I always tell Prajnesh, Play the Ball, not the Opponent and never get out of a match court until the umpire says you have lost the match, now get off the court, man! Always believe you can beat the opponent, whoever it is. When you are ATP 230, you can’t beat a Denis Shapovalov of ATP 23, if you don’t believe in it yourself. Can you?
There are 3 components that decide the outcome of a match on a given day. Tennis Skill, Fitness Level and Confidence Level of both guys on that day. While you can’t do much on the first 2 factors when you step onto the court, what you can pump up enormously is Confidence. That can make a huge difference to the outcome of the match that day. Even a Federer or a Rafa would lose a match on a given day if they are off colour.

How important is it to play on different surfaces growing up?  (i.e., Clay and Hard)

I don’t think there is too much choice for Indian kids unless they happen to come from well to do background. They got to learn to play on the surface they get in their towns. But slowly introduce them to different surfaces to the extent possible. They will find their favourite one. Let them first do well on whatever surface they get to play on. That will give them confidence. Then they will adjust to other surfaces as they start playing tournaments. At any rate, in India its mostly hard court. Only those fortunate kids who can travel to Europe, get to play on clay during summer either through camps or tournaments. Joining a European Academy is still a far cry for Indian kids.

Did you ever doubt whether this is all worth it.  If so, what keep you going? Did he any resistance from any of his friends and relatives?

I am an entrepreneur. I take risks in business. I never think of failure until it stares at me direct and pulls me down. Still I get up to try once more. Never Give Up and Never Say Die. Rise like a Phoenix. Have done it in my life. So I had no problem with Prajnesh pursuing Sports as a career. So I was fine funding the high cost of Tennis since I could afford it. No second thoughts for me on that. But at one stage when Prajnesh was injured and not able to move further on in Tennis, I wanted him to turn to education to excel in life. Took him to even IIM, B’lore campus, introduced him to a Prof friend of mine there to talk to him. Show cased that venerable institution, buildings, students and what they get to become in life later etc. As we were walking out of the campus. I asked Prajnesh whether he would like to drop off Tennis and become an MBA. (As a lawyer and Company Secretary, I always had admiration for those IIMs and ISBs, though my company employs them!) But pat came the reply from Prajnesh. Dad, I want to play Tennis, Only Tennis. I decided at that moment to go whole hog since he was willing to bet his life and career on Tennis. His goal and ambition became ours. My wife and I wanted to give our best to him in every which way. (Even now when I talk about certain target ranks and timeline to him, he would laugh and say, you are dreaming. In the same vein, my reply has been, ‘Yes, Dreaming is my job and Execution is yours’ !) We talk only about Tennis and about how the Top 4 play, their strategies, different game style etc etc. Nothing else in the conversation at any time of day or night among the 3 of us. Over phone or in person. Its 99% tennis talk and 1% (if at all) about anything else. If we start talking about any other subject, he is off immediately to watch some tennis video or some such stuff. He eats, drinks, breathes, lives only Tennis. Nothing else is of any interest to him. So we know we can talk only about tennis, if we want him to spend even 5 minutes with us on those few days in a year that he spends with us at Chennai. Prajnesh is our only son and hence both my wife and I have made his ambition our ambition. Now that he has become India No 1 and also the 9th best Indian in ATP Ranking in the Open Era of last 45 years with his career best ATP 104, we believe its all worth it. Taken 2 decades of his relentless passion, hard work and focus. But he has made a mark in Indian Tennis and is an inspiration for all those who doubt themselves. Money can’t bring this happiness. Whatever I might have achieved in my life with my relentless and confident attitude has been dwarfed and pales into insignificance before Prajnesh’s achievements at the international level at 29. Prajnesh has made both my wife and I proud. You can’t put a value to it. It’s priceless.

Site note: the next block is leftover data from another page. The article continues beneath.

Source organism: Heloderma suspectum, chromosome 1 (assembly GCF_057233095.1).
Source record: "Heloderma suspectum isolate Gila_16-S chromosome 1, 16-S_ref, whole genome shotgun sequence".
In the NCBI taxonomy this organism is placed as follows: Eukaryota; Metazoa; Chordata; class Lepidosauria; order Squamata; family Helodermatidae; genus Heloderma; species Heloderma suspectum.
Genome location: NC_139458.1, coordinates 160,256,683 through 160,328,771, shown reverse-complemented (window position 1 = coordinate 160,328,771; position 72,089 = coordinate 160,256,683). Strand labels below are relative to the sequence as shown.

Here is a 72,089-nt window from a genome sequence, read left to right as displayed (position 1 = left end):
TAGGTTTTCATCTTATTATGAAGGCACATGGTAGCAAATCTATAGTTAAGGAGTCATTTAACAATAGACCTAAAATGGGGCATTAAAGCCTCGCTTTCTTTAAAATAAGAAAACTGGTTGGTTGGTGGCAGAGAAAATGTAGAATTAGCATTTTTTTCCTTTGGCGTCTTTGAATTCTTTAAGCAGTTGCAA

Regarding resistance from family and friends, there were plenty at one stage. Same grandparents who created that burning desire in him to pursue tennis, his very supportive uncle and aunt, and some close friends wanted him to quit tennis and come into my business to support me and take over when I became sick, especially since he was also not going anywhere in Tennis at that time. Half heartedly he was wanting to know what he should do. But I put a full stop to that doubt that he had at that time, 5 years ago, since I believed in him. Told him I will call him if I need him. He has to be a chip off the old block, and cannot but succeed in his life’s ambition. He has done it now. Though Grand parents are gone, same uncles, aunts and friends are celebrating him now more than we do! It doesn’t matter whether he would become Top 50 or No.1 in the world (he can do it), we are extremely delighted with his current achievements. But our dream continues. Never Quit. Get up every time you fall. You will succeed eventually.

Also read: Davis Cup Qualifiers: India can ride on the positives to upset Italy